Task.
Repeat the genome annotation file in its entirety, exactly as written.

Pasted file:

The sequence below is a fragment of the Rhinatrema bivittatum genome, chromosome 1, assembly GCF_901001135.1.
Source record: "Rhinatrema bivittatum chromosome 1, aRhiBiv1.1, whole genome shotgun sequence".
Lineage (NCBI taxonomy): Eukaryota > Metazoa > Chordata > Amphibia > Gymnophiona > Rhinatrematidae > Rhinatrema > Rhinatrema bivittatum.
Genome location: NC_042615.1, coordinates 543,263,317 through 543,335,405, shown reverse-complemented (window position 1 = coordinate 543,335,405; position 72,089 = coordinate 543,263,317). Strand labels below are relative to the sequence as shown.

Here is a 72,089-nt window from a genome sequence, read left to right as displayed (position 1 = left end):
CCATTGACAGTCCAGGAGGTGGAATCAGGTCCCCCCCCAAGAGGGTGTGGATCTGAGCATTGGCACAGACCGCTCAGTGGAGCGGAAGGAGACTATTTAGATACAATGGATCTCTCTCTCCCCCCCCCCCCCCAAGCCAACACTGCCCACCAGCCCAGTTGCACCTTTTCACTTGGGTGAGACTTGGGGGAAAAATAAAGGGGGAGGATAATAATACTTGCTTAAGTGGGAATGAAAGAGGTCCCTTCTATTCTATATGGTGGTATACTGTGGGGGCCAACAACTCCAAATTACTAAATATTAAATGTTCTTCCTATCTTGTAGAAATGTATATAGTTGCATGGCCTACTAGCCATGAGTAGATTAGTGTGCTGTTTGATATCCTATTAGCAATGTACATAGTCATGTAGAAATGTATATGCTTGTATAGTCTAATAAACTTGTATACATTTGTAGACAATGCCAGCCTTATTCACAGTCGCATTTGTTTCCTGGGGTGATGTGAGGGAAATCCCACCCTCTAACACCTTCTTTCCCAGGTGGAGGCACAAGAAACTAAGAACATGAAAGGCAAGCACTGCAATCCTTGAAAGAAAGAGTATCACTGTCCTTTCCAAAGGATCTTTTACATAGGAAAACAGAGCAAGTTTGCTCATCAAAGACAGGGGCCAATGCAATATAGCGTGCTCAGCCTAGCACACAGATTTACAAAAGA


The sequence below is a fragment of the Rhinatrema bivittatum genome, chromosome 1, assembly GCF_901001135.1.
Source record: "Rhinatrema bivittatum chromosome 1, aRhiBiv1.1, whole genome shotgun sequence".
Lineage (NCBI taxonomy): Eukaryota > Metazoa > Chordata > Amphibia > Gymnophiona > Rhinatrematidae > Rhinatrema > Rhinatrema bivittatum.
Genome location: NC_042615.1, coordinates 543,263,317 through 543,335,405, shown reverse-complemented (window position 1 = coordinate 543,335,405; position 72,089 = coordinate 543,263,317). Strand labels below are relative to the sequence as shown.

Here is a 72,089-nt window from a genome sequence, read left to right as displayed (position 1 = left end):
CCATTGACAGTCCAGGAGGTGGAATCAGGTCCCCCCCCAAGAGGGTGTGGATCTGAGCATTGGCACAGACCGCTCAGTGGAGCGGAAGGAGACTATTTAGATACAATGGATCTCTCTCTCCCCCCCCCCCCCCAAGCCAACACTGCCCACCAGCCCAGTTGCACCTTTTCACTTGGGTGAGACTTGGGGGAAAAATAAAGGGGGAGGATAATAATACTTGCTTAAGTGGGAATGAAAGAGGTCCCTTCTATTCTATATGGTGGTATACTGTGGGGGCCAACAACTCCAAATTACTAAATATTAAATGTTCTTCCTATCTTGTAGAAATGTATATAGTTGCATGGCCTACTAGCCATGAGTAGATTAGTGTGCTGTTTGATATCCTATTAGCAATGTACATAGTCATGTAGAAATGTATATGCTTGTATAGTCTAATAAACTTGTATACATTTGTAGACAATGCCAGCCTTATTCACAGTCGCATTTGTTTCCTGGGGTGATGTGAGGGAAATCCCACCCTCTAACACCTTCTTTCCCAGGTGGAGGCACAAGAAACTAAGAACATGAAAGGCAAGCACTGCAATCCTTGAAAGAAAGAGTATCACTGTCCTTTCCAAAGGATCTTTTACATAGGAAAACAGAGCAAGTTTGCTCATCAAAGACAGGGGCCAATGCAATATAGCGTGCTCAGCCTAGCACACAGATTTACAAAAGA